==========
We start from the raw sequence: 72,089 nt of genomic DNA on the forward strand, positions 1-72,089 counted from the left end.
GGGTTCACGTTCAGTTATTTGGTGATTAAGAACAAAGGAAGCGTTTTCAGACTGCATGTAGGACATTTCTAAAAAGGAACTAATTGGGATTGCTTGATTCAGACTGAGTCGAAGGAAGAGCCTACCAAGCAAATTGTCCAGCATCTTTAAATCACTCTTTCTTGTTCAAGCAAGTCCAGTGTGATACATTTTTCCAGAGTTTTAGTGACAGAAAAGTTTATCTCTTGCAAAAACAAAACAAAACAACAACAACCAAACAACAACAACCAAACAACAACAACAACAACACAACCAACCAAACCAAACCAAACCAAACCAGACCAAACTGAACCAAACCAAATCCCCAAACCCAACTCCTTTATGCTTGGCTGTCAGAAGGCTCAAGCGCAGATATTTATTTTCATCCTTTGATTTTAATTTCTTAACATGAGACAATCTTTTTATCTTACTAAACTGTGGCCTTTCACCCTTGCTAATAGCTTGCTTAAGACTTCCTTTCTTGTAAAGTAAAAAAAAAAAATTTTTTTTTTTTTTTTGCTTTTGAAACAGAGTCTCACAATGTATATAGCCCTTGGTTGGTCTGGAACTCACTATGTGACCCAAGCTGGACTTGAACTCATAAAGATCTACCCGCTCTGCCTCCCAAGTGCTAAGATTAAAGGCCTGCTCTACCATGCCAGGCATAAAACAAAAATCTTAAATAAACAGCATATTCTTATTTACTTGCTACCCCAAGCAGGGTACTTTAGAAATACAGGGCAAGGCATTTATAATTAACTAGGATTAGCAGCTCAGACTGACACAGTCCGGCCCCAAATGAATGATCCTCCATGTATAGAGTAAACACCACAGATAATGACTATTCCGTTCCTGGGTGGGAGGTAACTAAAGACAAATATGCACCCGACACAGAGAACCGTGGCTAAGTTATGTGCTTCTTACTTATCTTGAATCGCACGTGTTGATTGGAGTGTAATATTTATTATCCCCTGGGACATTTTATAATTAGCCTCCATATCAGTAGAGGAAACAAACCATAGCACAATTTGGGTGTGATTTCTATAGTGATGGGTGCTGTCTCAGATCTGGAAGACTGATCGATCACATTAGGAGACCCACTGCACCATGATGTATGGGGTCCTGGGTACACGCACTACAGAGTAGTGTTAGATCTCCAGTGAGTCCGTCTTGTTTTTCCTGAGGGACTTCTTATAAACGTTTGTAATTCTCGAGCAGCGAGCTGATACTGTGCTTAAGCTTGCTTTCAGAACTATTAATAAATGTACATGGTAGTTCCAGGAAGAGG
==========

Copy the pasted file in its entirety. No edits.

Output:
We start from the raw sequence: 72,089 nt of genomic DNA on the forward strand, positions 1-72,089 counted from the left end.
GGGTTCACGTTCAGTTATTTGGTGATTAAGAACAAAGGAAGCGTTTTCAGACTGCATGTAGGACATTTCTAAAAAGGAACTAATTGGGATTGCTTGATTCAGACTGAGTCGAAGGAAGAGCCTACCAAGCAAATTGTCCAGCATCTTTAAATCACTCTTTCTTGTTCAAGCAAGTCCAGTGTGATACATTTTTCCAGAGTTTTAGTGACAGAAAAGTTTATCTCTTGCAAAAACAAAACAAAACAACAACAACCAAACAACAACAACCAAACAACAACAACAACAACACAACCAACCAAACCAAACCAAACCAAACCAGACCAAACTGAACCAAACCAAATCCCCAAACCCAACTCCTTTATGCTTGGCTGTCAGAAGGCTCAAGCGCAGATATTTATTTTCATCCTTTGATTTTAATTTCTTAACATGAGACAATCTTTTTATCTTACTAAACTGTGGCCTTTCACCCTTGCTAATAGCTTGCTTAAGACTTCCTTTCTTGTAAAGTAAAAAAAAAAAATTTTTTTTTTTTTTTTGCTTTTGAAACAGAGTCTCACAATGTATATAGCCCTTGGTTGGTCTGGAACTCACTATGTGACCCAAGCTGGACTTGAACTCATAAAGATCTACCCGCTCTGCCTCCCAAGTGCTAAGATTAAAGGCCTGCTCTACCATGCCAGGCATAAAACAAAAATCTTAAATAAACAGCATATTCTTATTTACTTGCTACCCCAAGCAGGGTACTTTAGAAATACAGGGCAAGGCATTTATAATTAACTAGGATTAGCAGCTCAGACTGACACAGTCCGGCCCCAAATGAATGATCCTCCATGTATAGAGTAAACACCACAGATAATGACTATTCCGTTCCTGGGTGGGAGGTAACTAAAGACAAATATGCACCCGACACAGAGAACCGTGGCTAAGTTATGTGCTTCTTACTTATCTTGAATCGCACGTGTTGATTGGAGTGTAATATTTATTATCCCCTGGGACATTTTATAATTAGCCTCCATATCAGTAGAGGAAACAAACCATAGCACAATTTGGGTGTGATTTCTATAGTGATGGGTGCTGTCTCAGATCTGGAAGACTGATCGATCACATTAGGAGACCCACTGCACCATGATGTATGGGGTCCTGGGTACACGCACTACAGAGTAGTGTTAGATCTCCAGTGAGTCCGTCTTGTTTTTCCTGAGGGACTTCTTATAAACGTTTGTAATTCTCGAGCAGCGAGCTGATACTGTGCTTAAGCTTGCTTTCAGAACTATTAATAAATGTACATGGTAGTTCCAGGAAGAGG